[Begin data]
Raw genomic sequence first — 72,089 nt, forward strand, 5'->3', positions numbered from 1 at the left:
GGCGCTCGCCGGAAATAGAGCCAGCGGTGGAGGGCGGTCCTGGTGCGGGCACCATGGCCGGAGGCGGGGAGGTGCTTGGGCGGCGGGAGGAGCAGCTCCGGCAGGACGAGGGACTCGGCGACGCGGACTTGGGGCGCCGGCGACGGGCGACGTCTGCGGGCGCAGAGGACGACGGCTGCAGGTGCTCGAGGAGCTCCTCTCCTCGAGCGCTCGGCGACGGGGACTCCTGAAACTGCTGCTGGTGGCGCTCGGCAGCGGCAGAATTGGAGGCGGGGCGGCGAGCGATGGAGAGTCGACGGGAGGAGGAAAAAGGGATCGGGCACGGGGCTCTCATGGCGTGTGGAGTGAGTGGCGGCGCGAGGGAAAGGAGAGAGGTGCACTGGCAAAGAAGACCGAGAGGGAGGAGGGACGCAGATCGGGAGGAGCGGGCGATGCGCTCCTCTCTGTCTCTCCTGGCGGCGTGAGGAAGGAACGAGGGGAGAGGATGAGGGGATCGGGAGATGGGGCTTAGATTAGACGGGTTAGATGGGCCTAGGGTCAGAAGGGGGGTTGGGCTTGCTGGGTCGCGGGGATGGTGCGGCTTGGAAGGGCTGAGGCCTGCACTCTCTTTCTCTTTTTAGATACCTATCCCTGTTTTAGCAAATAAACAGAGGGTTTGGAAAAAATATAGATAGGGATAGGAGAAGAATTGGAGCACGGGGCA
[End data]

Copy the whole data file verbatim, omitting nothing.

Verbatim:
Raw genomic sequence first — 72,089 nt, forward strand, 5'->3', positions numbered from 1 at the left:
GGCGCTCGCCGGAAATAGAGCCAGCGGTGGAGGGCGGTCCTGGTGCGGGCACCATGGCCGGAGGCGGGGAGGTGCTTGGGCGGCGGGAGGAGCAGCTCCGGCAGGACGAGGGACTCGGCGACGCGGACTTGGGGCGCCGGCGACGGGCGACGTCTGCGGGCGCAGAGGACGACGGCTGCAGGTGCTCGAGGAGCTCCTCTCCTCGAGCGCTCGGCGACGGGGACTCCTGAAACTGCTGCTGGTGGCGCTCGGCAGCGGCAGAATTGGAGGCGGGGCGGCGAGCGATGGAGAGTCGACGGGAGGAGGAAAAAGGGATCGGGCACGGGGCTCTCATGGCGTGTGGAGTGAGTGGCGGCGCGAGGGAAAGGAGAGAGGTGCACTGGCAAAGAAGACCGAGAGGGAGGAGGGACGCAGATCGGGAGGAGCGGGCGATGCGCTCCTCTCTGTCTCTCCTGGCGGCGTGAGGAAGGAACGAGGGGAGAGGATGAGGGGATCGGGAGATGGGGCTTAGATTAGACGGGTTAGATGGGCCTAGGGTCAGAAGGGGGGTTGGGCTTGCTGGGTCGCGGGGATGGTGCGGCTTGGAAGGGCTGAGGCCTGCACTCTCTTTCTCTTTTTAGATACCTATCCCTGTTTTAGCAAATAAACAGAGGGTTTGGAAAAAATATAGATAGGGATAGGAGAAGAATTGGAGCACGGGGCA